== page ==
Last edited by Elwell; March 3rd, 2006 at 03:23 AM.
Beautiful. I don't know what else to add to the good things that has been said. Your horses rock. The new version is really good, it has a different vibe, though I dare say the black horse painting has a bigger umph. Perhaps the intense blacks and reds grab me more. Still both well done, hats off to you!
Very nice tristan, i really like the way you draw kids
Something just occured to me on the cat cover with the pentagram, is it possible that the book case is a little too high up? im not really sure but something seems a tiny bit off, especially when i saw your ref. Maybe its my own mind though.
The new batch are really really nice I like them alot Im curious about where the text goes in them, and if you plan that ahead of time, or if someone else worries about that later?
awesome again Elwell. but i think the hand with the spear is a bit to masculine. perhaps its the nails? or the deep texture of the hand like shes been working with hard labour or something. other then that great photo realism. the kids are amazing.
ah! oils over acrylics. I'v heard of many artists that do this (brom). any reasons why this is such a used method?
I would think its the acrylic's fast drying time and how natural it is to glaze with them -- just add water!
cool dragon design and textures
the kids look like they're from the 90's... 8)
Great realism in the 2nd piece
Nitpick: the composition in TOO PERFECT, in a bad way... Look at how the clouds appear to part way as if to frame the staff...the same with the buildings.
And the staff divides the piece into perfect halves. Buy at least its not the corner to corner halves!
hmm, what if you were to make the staff all wet and shimmering?
Hehehe, those kids do look like they're from the 90s. Especially the Asian kid's glasses and the front kid's jean jacket. Love that last pic - the sleeve and staff could maybe look wet, but if the person is sinking it makes sense that they're dry.
Tristan I really enjoy the skill level of your work and always look forward to seeing your paintings in the annuals. I hope you don't mind if I throw in my two cents worth concernings denart's question about oils over acrylics. Glazing with arcrylics and glazing with oils are really two different things. When you use water to glaze the water evaporates and leaves the pigment binding to the previous layer whereas (great word huh?) when you glaze with oils your pigment is suspended in a medium (I happen to go the easy route and use an alkyd medium like Liquin). This suspension allows light to relect and refract through the layers giving a richer more vibrant light and color feeling. You can achieve almost the same effect with acrylics if you suspend a pigment rich paint (like Golden fluid acrylics) in a gloss acrylic medium. But I also use oils at the end of a lot of my pieces because transitions and blending can be easier and more satisfying in certain situations. There are things that each medium can do much better than the other. Anyway that's my story and I'm sticking to it.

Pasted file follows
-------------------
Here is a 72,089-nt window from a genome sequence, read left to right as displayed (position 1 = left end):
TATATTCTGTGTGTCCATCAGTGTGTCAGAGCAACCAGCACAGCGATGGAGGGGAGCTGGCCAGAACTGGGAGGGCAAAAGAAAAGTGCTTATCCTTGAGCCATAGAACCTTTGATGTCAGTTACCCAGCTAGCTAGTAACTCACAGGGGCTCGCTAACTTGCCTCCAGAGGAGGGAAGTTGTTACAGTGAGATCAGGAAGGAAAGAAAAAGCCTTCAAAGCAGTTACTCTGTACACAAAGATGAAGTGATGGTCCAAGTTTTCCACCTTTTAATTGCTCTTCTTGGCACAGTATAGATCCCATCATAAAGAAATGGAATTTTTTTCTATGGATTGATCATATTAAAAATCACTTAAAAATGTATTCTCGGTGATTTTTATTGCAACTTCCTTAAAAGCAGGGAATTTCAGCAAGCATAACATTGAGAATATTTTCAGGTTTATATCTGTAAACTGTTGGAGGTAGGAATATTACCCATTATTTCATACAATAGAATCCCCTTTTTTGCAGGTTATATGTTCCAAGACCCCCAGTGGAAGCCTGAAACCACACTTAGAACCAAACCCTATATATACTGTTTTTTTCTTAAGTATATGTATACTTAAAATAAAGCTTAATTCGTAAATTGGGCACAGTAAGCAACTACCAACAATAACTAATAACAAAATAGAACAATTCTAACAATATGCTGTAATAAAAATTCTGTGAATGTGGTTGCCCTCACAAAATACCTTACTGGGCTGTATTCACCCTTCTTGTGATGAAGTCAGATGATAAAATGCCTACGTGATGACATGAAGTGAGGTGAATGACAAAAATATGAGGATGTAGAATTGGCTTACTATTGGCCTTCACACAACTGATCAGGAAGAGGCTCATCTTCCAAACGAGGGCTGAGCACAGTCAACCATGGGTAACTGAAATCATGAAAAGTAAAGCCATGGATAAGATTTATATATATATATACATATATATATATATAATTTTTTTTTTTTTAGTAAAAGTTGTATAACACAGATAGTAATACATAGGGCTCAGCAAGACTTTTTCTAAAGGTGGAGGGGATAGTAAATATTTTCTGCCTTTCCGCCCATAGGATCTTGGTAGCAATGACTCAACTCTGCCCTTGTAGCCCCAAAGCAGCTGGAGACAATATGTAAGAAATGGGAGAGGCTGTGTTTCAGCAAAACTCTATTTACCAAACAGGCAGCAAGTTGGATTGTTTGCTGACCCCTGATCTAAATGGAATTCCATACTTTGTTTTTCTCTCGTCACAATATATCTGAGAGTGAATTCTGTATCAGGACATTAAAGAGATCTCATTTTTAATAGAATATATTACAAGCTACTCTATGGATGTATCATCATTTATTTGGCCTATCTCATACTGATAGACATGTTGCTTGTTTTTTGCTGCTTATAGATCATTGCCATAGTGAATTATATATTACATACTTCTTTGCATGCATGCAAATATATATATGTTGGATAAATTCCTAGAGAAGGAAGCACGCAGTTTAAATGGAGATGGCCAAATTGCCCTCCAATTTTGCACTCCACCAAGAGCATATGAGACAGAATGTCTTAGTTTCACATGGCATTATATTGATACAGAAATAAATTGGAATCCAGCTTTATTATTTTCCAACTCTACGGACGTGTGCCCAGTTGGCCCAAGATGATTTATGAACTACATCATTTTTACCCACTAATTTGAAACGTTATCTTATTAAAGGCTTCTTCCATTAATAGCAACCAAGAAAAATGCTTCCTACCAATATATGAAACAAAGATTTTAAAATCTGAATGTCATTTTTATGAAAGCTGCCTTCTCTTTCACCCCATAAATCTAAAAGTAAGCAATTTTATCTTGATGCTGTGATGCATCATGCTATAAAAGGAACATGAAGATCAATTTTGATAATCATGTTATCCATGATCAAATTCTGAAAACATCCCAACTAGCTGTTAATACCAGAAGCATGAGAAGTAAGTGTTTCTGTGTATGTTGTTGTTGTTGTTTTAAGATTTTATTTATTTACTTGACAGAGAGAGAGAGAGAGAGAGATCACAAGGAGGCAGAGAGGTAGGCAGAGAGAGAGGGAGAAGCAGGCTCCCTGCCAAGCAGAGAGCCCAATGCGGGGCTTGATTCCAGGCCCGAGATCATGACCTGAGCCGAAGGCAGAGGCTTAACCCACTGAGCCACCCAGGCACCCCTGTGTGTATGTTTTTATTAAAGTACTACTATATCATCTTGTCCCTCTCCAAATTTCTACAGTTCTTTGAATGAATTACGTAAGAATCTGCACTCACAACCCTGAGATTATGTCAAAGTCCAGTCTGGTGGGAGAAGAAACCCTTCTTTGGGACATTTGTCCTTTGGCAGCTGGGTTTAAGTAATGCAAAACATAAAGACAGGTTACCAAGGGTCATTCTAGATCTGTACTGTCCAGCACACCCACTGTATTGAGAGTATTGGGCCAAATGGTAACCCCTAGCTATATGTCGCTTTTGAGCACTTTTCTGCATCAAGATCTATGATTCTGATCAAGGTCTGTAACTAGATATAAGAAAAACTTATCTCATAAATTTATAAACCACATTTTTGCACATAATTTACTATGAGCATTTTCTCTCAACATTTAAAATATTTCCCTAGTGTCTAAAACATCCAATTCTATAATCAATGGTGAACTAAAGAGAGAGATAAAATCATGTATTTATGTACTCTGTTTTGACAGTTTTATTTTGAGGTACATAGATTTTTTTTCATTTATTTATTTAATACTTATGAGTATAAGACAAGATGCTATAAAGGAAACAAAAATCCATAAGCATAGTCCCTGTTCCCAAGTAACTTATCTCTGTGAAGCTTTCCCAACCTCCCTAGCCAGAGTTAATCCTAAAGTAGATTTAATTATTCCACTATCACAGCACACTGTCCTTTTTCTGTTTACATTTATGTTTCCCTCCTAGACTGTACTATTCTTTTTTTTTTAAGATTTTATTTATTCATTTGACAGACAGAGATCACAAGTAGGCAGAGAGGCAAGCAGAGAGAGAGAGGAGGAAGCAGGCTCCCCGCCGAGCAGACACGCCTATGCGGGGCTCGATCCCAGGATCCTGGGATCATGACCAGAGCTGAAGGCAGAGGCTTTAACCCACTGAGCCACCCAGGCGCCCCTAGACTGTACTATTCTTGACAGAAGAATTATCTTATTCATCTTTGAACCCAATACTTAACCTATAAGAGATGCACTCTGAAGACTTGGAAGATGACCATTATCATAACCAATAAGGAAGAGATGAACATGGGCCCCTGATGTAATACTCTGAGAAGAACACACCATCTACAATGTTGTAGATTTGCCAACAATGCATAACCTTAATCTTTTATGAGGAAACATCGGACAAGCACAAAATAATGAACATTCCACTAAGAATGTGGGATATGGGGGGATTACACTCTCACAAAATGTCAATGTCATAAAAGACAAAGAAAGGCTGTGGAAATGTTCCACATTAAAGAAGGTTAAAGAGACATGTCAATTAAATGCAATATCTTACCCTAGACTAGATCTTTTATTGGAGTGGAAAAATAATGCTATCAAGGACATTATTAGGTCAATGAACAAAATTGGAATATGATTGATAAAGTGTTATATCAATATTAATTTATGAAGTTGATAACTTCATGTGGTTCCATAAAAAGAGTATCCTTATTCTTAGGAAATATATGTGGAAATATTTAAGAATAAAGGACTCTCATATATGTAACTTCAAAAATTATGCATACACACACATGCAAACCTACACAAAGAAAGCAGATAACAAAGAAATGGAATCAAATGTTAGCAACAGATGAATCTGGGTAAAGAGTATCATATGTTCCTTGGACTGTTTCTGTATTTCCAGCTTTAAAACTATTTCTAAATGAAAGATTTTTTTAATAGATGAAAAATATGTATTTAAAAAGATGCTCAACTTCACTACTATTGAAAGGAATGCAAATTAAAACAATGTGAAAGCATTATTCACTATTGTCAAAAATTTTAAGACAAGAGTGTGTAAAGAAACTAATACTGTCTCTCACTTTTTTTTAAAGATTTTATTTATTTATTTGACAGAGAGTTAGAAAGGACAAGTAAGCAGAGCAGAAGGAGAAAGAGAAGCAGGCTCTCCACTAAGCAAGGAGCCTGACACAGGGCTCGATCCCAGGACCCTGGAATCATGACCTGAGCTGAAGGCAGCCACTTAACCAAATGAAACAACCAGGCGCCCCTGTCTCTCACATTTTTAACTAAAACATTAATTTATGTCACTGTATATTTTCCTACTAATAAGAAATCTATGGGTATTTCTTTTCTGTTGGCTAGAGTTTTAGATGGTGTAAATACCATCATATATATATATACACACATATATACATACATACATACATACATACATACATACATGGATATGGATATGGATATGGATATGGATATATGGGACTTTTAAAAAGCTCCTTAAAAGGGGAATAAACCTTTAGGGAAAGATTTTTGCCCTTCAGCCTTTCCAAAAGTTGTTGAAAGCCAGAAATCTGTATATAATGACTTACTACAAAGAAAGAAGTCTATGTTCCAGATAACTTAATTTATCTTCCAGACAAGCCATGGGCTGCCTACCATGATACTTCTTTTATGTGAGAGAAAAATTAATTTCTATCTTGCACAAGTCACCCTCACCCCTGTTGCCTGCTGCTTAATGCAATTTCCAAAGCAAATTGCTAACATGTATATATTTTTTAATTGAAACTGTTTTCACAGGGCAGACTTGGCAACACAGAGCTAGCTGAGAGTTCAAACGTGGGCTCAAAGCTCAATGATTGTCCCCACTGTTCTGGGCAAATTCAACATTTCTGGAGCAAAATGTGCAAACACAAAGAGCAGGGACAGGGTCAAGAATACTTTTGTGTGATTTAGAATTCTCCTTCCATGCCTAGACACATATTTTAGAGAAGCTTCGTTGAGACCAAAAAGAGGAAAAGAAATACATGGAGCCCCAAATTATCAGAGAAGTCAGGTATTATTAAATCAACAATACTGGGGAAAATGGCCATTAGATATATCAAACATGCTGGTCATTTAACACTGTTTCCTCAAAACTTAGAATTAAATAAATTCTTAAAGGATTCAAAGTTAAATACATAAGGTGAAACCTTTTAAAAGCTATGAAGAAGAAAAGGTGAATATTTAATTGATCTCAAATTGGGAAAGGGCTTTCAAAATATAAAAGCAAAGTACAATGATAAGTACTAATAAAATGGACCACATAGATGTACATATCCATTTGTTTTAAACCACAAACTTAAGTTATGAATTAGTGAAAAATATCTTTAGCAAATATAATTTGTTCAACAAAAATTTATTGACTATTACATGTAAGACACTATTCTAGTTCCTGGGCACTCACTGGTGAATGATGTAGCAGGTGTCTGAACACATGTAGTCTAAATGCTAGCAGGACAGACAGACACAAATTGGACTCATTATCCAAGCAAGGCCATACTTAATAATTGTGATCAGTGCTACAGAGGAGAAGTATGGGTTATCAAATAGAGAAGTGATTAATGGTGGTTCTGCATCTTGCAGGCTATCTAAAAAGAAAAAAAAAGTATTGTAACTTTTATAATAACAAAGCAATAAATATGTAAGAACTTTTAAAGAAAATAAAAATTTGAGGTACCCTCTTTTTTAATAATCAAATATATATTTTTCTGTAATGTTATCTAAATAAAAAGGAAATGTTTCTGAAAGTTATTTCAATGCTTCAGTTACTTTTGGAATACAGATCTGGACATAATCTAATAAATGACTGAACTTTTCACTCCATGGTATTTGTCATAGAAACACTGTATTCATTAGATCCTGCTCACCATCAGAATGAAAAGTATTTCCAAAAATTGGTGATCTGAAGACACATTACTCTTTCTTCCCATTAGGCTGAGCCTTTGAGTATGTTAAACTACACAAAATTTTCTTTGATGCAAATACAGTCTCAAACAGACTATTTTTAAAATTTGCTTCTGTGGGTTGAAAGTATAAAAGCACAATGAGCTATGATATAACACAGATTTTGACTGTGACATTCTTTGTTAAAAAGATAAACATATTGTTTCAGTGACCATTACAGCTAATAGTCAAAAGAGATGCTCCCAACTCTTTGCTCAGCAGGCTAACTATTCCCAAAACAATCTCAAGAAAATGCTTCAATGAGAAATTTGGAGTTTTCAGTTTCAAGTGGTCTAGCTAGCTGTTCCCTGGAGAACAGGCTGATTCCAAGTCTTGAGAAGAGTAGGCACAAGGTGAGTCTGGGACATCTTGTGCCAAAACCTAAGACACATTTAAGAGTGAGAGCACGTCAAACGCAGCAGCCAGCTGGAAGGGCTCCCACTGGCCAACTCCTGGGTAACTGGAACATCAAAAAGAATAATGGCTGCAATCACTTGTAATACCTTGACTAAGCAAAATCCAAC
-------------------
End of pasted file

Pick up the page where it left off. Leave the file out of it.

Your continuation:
That "Fall of Knight" cover is stunning. I love it. Fantastic control and quality in every respect.
"Dragon Magic" looks very good too, I've always liked the way you handle faces, very believable and full of character. Heh, good call on the '90s look, Denart, it works though. Kinda retro in a good way. Great sense of depth and use of colour on those shards of dragon-wing-glass-exploding-stuff too.
"Fire Horse" is awesome too, I really like how you worked the fire and the horse, however the girl's dress seems kinda off, the fire looks to be slightly in front of her and off to the side, shouldn't it be highlighting the edges of her dress like it is on the horse's legs?
The two catty/witchy ones... I'm not so hot about. They're still good, but they don't have the *oomph* factor that the others do, IMHO. Bearing in mind that I'm insanely nitpicky, too, it's easier to point out some perceived oddities in these two. In the graveyard scene, the cat's foremost leg seems an odd shape, it looks like it should be straight but seems broken around the knee, not sure it should bend like that? Also, the stone on the left seems to be dedicated to someone called "JONATHN".
The pentagram scene is more appealing to me, the colours are bolder although the composition again seems a tad too central? That may be something that doesn't show as such when the text is on the cover though. Someone previously made a point about the book case being too high up, I think that's true, it does seem slightly out of the perspective implied by the stacks of books in the foreground. Also, the book leaning at an angle in the top right of the piece seems to be floating (mainly because it's leaning back much further than the distance of it's base from the shelf seems to indicate it would be).
That said, those last crits were rather outrageous nitpicks, and chances are the majority wouldn't notice them, wouldn't agree with me, or wouldn't care
I always enjoy seeing new work from you, your handling of the medium is masterful.
Love your stuff. The "Fall of Knight" particularly knocked my socks off (though I do agree the hand is a bit masculine) "Witch way.. " and "Charmed..." both seem a bit flat compared to your other works, but all are handled rather well. Would love to see the lighting on "Charmed.." fixed so that the cat either casts a shadow or is affected more by the glow from underneath. Thanks for the kick in the ass.